The parents of a 2-year-old boy who was crushed to death by a headstone at a funeral last week have filed a lawsuit against the Pearland cemetery.
Giovanni Rodriguez died Dec. 13 when police say a group of children may have been playing on the headstones at the Southpark Funeral Home-Cemetery-Crematory at 1310 North Main in Pearland. The lawsuit alleges the funeral home operator was negligent for not making sure the headstones were more stable.
"Giovanni died shortly before turning three," said John Padilla, the Houston lawyer representing the parents. "To me, it's intuitive. You shouldn't have these headstones around loose."
Padilla said his clients were too distraught to talk about their son's death Friday. He said parents Francisco Rodriguez Cardenas and Maria De Los Angeles Yanez Laura filed the lawsuit Tuesday so the court could make sure evidence was not altered at the cemetery.
"We feel strongly the evidence will show there were numerous other headstones there not affixed to a base. Loose headstones pose an extreme risk to children, older people, even praying people who could reach up and touch one," Padilla said.
John Shipp, the Dallas-based lawyer for the Southpark funeral home and cemetery, said his client works to provide caring, quality service. "We're deeply saddened by this tragic accident and offer the family our sincere condolences," Shipp said on behalf of Southpark, which is a part of Stewart Enterprises Inc.
Shipp would not comment specifically on the death since a lawsuit is pending.
Patty Goolsby, of the Pearland Police Department, said emergency crews were dispatched to the cemetery after receiving a 911 call. Goolsby said the family was at a funeral service and "kids were jumping around on" the headstones nearby.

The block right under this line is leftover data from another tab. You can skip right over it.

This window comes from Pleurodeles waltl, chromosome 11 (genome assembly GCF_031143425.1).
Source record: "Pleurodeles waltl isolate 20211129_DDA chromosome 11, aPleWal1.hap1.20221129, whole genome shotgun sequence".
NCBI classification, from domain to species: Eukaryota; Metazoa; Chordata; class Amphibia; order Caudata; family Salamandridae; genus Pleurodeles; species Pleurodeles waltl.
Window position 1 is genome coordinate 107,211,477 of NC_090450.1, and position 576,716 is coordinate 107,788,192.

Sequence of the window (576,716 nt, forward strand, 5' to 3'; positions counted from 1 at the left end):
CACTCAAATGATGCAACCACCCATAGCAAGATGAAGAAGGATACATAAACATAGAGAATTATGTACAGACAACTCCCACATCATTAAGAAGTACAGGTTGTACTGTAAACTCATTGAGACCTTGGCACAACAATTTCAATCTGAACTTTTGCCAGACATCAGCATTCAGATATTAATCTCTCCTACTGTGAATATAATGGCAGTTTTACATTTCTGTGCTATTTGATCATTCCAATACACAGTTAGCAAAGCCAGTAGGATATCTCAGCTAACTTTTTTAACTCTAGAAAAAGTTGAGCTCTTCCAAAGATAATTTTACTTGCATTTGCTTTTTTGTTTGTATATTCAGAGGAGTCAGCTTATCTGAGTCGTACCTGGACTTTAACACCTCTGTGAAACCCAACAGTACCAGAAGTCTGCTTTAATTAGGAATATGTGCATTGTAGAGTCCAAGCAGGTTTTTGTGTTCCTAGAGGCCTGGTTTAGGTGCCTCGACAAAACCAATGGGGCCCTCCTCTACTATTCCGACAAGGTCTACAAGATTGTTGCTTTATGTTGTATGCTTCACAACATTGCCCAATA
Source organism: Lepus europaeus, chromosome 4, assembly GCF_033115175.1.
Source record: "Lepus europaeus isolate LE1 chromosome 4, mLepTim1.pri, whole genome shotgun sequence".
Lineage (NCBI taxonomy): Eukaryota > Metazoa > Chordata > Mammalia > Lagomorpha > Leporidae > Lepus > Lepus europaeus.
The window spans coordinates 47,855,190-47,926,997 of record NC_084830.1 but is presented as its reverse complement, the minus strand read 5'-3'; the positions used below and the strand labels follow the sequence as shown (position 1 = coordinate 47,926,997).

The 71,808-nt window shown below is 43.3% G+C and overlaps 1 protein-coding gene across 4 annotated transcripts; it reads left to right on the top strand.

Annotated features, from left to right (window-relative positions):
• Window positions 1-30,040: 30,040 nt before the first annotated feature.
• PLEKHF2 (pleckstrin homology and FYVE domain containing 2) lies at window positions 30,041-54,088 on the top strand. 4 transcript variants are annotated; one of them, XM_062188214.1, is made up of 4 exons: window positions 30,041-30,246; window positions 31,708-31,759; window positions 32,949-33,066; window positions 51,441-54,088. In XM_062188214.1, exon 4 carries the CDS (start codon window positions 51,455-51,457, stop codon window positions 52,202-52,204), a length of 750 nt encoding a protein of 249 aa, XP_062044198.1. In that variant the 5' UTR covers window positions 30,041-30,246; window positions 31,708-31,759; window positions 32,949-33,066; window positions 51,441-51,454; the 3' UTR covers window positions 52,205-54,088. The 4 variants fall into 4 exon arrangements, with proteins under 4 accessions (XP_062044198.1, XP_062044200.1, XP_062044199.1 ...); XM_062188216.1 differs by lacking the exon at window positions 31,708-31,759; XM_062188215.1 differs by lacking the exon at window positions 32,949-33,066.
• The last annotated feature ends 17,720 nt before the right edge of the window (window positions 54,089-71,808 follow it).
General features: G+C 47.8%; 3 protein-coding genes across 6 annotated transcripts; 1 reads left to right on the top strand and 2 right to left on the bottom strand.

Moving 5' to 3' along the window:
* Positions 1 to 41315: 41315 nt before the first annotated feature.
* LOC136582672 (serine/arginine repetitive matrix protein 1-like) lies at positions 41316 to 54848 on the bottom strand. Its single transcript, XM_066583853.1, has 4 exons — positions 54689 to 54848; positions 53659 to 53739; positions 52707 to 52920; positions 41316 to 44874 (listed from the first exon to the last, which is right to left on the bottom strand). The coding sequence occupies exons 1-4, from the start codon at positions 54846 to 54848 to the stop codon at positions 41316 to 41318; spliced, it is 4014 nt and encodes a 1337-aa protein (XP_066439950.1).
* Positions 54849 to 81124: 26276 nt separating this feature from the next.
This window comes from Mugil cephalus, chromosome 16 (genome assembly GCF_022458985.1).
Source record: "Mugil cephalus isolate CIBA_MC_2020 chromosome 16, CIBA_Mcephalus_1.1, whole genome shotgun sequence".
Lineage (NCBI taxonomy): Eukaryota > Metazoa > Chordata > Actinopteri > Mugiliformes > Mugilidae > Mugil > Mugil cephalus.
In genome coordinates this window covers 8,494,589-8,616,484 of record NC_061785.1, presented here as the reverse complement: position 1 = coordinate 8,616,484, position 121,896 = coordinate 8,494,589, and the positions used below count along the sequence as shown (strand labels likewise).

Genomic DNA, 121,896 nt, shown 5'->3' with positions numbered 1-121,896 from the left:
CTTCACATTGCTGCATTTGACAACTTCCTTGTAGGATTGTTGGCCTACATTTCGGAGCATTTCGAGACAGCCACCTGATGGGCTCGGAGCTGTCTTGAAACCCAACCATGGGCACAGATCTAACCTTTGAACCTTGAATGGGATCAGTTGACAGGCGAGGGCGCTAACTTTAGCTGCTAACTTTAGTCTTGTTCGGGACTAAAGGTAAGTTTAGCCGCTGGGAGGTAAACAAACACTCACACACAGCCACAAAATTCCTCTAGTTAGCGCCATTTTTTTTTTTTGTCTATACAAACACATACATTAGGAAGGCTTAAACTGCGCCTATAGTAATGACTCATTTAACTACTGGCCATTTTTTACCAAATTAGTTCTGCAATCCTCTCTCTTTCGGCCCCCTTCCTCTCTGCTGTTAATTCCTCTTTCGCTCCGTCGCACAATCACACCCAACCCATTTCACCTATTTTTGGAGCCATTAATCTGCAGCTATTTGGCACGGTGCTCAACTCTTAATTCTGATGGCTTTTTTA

But Padilla said he has no evidence kids were playing on the headstones. He said the boy did not die at the cemetery, but later from injuries sustained there.
Padilla said he filed the lawsuit under a Texas law which requires reasonable care be taken to make a premises safe. But he said, the United Kingdom and some other European countries have separate laws addressing headstone safety though he didn't find anything like that in the United States.
Donald Burger, a Houston lawyer who lectures on Texas cemetery law, said the state has many regulations about health and safety at cemeteries. "Some are even bizarre like that you can't bury a murderer near his victim if you have notice. But I have not come across cases on headstone liability in Texas," Burger said.
Bob Fells, general counsel for the Virginia-based International Cemetery, Cremation and Funeral Association, said he has seen a few cases involving children harmed by headstones in his 25 years with the group.
He said American privately-owned cemeteries generally have insurance and know that checking headstone stability is part of maintenance. He said cases like this may be won or lost based on the maintenance record and habits of the cemetery involved.
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